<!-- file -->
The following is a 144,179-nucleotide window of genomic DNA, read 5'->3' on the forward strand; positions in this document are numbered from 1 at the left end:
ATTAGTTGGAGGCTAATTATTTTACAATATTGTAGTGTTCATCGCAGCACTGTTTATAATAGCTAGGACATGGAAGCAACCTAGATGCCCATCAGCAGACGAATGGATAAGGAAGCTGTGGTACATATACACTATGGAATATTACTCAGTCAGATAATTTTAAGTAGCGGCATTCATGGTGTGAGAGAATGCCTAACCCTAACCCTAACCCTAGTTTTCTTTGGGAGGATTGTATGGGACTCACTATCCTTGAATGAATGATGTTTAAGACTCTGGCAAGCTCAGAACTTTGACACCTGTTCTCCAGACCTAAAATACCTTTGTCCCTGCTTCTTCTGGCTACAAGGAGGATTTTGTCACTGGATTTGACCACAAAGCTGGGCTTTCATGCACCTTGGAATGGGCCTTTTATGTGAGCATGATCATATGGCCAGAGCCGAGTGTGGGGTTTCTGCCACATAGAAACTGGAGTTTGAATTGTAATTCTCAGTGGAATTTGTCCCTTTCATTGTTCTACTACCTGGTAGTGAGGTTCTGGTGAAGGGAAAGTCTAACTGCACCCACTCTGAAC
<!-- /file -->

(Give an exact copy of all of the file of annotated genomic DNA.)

The following is a 144,179-nucleotide window of genomic DNA, read 5'->3' on the forward strand; positions in this document are numbered from 1 at the left end:
ATTAGTTGGAGGCTAATTATTTTACAATATTGTAGTGTTCATCGCAGCACTGTTTATAATAGCTAGGACATGGAAGCAACCTAGATGCCCATCAGCAGACGAATGGATAAGGAAGCTGTGGTACATATACACTATGGAATATTACTCAGTCAGATAATTTTAAGTAGCGGCATTCATGGTGTGAGAGAATGCCTAACCCTAACCCTAACCCTAGTTTTCTTTGGGAGGATTGTATGGGACTCACTATCCTTGAATGAATGATGTTTAAGACTCTGGCAAGCTCAGAACTTTGACACCTGTTCTCCAGACCTAAAATACCTTTGTCCCTGCTTCTTCTGGCTACAAGGAGGATTTTGTCACTGGATTTGACCACAAAGCTGGGCTTTCATGCACCTTGGAATGGGCCTTTTATGTGAGCATGATCATATGGCCAGAGCCGAGTGTGGGGTTTCTGCCACATAGAAACTGGAGTTTGAATTGTAATTCTCAGTGGAATTTGTCCCTTTCATTGTTCTACTACCTGGTAGTGAGGTTCTGGTGAAGGGAAAGTCTAACTGCACCCACTCTGAAC